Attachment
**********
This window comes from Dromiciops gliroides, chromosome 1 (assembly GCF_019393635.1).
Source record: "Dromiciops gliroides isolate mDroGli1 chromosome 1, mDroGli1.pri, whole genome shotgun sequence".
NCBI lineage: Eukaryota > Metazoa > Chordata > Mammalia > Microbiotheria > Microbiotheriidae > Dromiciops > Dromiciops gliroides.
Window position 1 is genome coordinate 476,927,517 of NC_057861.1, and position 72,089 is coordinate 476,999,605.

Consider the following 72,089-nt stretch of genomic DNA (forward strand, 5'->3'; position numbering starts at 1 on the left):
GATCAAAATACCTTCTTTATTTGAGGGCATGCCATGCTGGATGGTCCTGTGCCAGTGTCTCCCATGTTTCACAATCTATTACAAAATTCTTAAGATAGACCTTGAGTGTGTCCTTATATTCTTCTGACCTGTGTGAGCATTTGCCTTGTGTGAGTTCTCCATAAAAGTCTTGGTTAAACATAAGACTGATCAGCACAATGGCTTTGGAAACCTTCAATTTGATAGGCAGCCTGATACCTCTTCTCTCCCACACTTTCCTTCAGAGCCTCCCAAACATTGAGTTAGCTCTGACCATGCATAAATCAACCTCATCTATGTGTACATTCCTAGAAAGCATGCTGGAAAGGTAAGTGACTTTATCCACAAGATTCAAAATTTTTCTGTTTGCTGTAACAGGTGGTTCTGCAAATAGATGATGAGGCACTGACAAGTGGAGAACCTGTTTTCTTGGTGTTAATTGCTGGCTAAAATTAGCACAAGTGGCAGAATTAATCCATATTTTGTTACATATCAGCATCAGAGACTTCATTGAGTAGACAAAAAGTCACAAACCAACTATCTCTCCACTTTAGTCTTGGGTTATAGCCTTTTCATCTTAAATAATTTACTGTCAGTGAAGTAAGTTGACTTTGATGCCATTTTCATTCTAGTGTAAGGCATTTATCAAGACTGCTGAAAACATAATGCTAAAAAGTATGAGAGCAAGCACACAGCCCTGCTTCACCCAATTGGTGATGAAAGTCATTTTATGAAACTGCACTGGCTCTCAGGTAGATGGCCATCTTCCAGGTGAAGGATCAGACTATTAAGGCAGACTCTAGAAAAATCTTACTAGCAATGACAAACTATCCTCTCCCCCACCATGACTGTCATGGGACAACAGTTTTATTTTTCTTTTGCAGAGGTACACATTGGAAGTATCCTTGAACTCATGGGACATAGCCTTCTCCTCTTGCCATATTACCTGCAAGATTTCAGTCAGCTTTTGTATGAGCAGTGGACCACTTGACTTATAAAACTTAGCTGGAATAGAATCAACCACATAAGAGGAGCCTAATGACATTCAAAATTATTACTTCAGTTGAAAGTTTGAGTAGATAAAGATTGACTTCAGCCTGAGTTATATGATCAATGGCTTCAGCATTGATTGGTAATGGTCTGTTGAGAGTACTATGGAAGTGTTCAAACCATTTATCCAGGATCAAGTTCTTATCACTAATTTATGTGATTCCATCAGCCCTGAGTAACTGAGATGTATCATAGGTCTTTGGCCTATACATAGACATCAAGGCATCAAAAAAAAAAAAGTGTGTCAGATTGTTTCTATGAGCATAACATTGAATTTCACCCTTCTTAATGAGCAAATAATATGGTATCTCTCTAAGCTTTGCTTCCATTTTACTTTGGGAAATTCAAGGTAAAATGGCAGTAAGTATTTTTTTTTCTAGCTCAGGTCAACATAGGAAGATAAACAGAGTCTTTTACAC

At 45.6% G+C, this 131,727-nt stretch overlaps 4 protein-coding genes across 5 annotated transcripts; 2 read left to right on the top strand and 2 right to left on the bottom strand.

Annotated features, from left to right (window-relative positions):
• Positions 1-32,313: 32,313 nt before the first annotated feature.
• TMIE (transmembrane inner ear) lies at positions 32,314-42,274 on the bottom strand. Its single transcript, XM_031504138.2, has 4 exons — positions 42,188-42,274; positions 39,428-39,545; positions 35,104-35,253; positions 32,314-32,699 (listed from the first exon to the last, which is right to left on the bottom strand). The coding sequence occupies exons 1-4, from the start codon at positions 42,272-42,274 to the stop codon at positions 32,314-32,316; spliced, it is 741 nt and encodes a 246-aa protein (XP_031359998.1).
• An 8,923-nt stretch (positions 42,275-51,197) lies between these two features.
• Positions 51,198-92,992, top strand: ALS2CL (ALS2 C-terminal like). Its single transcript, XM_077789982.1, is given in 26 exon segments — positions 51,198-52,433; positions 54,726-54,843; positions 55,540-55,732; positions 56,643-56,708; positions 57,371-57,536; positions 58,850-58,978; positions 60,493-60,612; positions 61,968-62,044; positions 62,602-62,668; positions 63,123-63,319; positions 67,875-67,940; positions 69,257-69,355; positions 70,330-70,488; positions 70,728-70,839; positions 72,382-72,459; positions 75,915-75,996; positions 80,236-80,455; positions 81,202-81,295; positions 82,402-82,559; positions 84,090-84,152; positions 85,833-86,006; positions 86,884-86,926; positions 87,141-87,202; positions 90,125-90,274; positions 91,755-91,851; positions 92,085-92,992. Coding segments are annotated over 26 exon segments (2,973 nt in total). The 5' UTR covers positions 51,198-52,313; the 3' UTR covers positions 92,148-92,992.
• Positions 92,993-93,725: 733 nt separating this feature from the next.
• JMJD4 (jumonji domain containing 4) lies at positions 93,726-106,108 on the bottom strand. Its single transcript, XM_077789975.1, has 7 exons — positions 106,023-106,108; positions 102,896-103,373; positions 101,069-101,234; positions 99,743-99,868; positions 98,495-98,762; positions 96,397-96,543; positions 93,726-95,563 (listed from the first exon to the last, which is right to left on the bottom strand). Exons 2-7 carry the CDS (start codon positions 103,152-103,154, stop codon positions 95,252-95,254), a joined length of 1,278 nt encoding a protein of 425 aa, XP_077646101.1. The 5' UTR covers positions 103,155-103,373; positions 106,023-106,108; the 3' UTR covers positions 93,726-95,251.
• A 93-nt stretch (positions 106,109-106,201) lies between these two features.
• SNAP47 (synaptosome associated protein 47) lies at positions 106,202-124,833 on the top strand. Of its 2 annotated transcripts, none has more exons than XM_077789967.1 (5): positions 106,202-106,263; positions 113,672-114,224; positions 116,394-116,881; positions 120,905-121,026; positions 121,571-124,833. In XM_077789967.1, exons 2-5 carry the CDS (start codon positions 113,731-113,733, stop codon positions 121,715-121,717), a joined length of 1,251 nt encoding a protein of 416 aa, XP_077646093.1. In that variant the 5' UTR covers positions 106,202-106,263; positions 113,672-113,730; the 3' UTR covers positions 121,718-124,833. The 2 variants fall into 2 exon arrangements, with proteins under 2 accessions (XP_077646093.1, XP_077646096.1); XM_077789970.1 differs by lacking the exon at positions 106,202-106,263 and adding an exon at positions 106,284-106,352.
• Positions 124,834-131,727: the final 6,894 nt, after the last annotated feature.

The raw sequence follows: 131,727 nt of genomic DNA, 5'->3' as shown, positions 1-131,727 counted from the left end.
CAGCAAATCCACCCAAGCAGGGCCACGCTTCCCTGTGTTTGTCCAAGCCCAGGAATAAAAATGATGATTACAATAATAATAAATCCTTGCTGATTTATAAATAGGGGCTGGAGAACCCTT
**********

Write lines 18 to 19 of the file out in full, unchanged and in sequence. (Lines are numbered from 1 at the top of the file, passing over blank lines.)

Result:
The raw sequence follows: 131,727 nt of genomic DNA, 5'->3' as shown, positions 1-131,727 counted from the left end.
CAGCAAATCCACCCAAGCAGGGCCACGCTTCCCTGTGTTTGTCCAAGCCCAGGAATAAAAATGATGATTACAATAATAATAAATCCTTGCTGATTTATAAATAGGGGCTGGAGAACCCTT